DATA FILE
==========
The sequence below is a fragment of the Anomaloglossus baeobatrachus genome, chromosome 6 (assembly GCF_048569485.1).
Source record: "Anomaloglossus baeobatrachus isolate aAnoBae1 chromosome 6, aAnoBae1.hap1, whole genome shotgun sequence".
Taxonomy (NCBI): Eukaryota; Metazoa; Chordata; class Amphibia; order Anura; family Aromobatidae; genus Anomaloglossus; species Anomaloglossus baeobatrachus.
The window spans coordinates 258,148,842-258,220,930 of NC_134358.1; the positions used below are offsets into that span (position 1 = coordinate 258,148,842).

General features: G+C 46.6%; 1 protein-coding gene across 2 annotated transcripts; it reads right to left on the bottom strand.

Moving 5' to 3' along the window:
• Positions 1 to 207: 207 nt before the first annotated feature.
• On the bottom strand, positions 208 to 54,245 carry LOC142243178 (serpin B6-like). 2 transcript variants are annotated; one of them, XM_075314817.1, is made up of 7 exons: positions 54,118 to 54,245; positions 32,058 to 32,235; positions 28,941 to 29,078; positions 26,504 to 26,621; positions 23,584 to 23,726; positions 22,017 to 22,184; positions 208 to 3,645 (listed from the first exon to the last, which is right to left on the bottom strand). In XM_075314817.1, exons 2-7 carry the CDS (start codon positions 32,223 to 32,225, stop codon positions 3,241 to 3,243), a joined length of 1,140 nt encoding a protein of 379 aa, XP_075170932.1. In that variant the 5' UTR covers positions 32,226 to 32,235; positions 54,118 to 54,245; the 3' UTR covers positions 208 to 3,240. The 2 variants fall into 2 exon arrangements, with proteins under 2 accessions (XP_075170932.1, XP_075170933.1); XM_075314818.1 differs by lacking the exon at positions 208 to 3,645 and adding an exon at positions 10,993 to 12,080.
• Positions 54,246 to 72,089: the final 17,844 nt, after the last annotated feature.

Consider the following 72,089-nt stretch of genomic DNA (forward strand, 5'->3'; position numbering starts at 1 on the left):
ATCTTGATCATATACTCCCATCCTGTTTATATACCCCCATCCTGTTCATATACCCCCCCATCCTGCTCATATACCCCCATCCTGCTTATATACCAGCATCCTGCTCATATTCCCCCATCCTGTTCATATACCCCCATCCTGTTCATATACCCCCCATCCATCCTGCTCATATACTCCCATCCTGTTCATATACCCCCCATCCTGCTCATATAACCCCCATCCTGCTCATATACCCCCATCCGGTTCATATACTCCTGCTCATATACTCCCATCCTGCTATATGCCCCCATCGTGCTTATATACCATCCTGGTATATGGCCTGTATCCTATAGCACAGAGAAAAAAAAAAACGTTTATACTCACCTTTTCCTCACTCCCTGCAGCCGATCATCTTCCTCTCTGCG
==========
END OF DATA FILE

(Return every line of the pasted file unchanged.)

The sequence below is a fragment of the Anomaloglossus baeobatrachus genome, chromosome 6 (assembly GCF_048569485.1).
Source record: "Anomaloglossus baeobatrachus isolate aAnoBae1 chromosome 6, aAnoBae1.hap1, whole genome shotgun sequence".
Taxonomy (NCBI): Eukaryota; Metazoa; Chordata; class Amphibia; order Anura; family Aromobatidae; genus Anomaloglossus; species Anomaloglossus baeobatrachus.
The window spans coordinates 258,148,842-258,220,930 of NC_134358.1; the positions used below are offsets into that span (position 1 = coordinate 258,148,842).

General features: G+C 46.6%; 1 protein-coding gene across 2 annotated transcripts; it reads right to left on the bottom strand.

Moving 5' to 3' along the window:
• Positions 1 to 207: 207 nt before the first annotated feature.
• On the bottom strand, positions 208 to 54,245 carry LOC142243178 (serpin B6-like). 2 transcript variants are annotated; one of them, XM_075314817.1, is made up of 7 exons: positions 54,118 to 54,245; positions 32,058 to 32,235; positions 28,941 to 29,078; positions 26,504 to 26,621; positions 23,584 to 23,726; positions 22,017 to 22,184; positions 208 to 3,645 (listed from the first exon to the last, which is right to left on the bottom strand). In XM_075314817.1, exons 2-7 carry the CDS (start codon positions 32,223 to 32,225, stop codon positions 3,241 to 3,243), a joined length of 1,140 nt encoding a protein of 379 aa, XP_075170932.1. In that variant the 5' UTR covers positions 32,226 to 32,235; positions 54,118 to 54,245; the 3' UTR covers positions 208 to 3,240. The 2 variants fall into 2 exon arrangements, with proteins under 2 accessions (XP_075170932.1, XP_075170933.1); XM_075314818.1 differs by lacking the exon at positions 208 to 3,645 and adding an exon at positions 10,993 to 12,080.
• Positions 54,246 to 72,089: the final 17,844 nt, after the last annotated feature.

Consider the following 72,089-nt stretch of genomic DNA (forward strand, 5'->3'; position numbering starts at 1 on the left):
ATCTTGATCATATACTCCCATCCTGTTTATATACCCCCATCCTGTTCATATACCCCCCCATCCTGCTCATATACCCCCATCCTGCTTATATACCAGCATCCTGCTCATATTCCCCCATCCTGTTCATATACCCCCATCCTGTTCATATACCCCCCATCCATCCTGCTCATATACTCCCATCCTGTTCATATACCCCCCATCCTGCTCATATAACCCCCATCCTGCTCATATACCCCCATCCGGTTCATATACTCCTGCTCATATACTCCCATCCTGCTATATGCCCCCATCGTGCTTATATACCATCCTGGTATATGGCCTGTATCCTATAGCACAGAGAAAAAAAAAAACGTTTATACTCACCTTTTCCTCACTCCCTGCAGCCGATCATCTTCCTCTCTGCG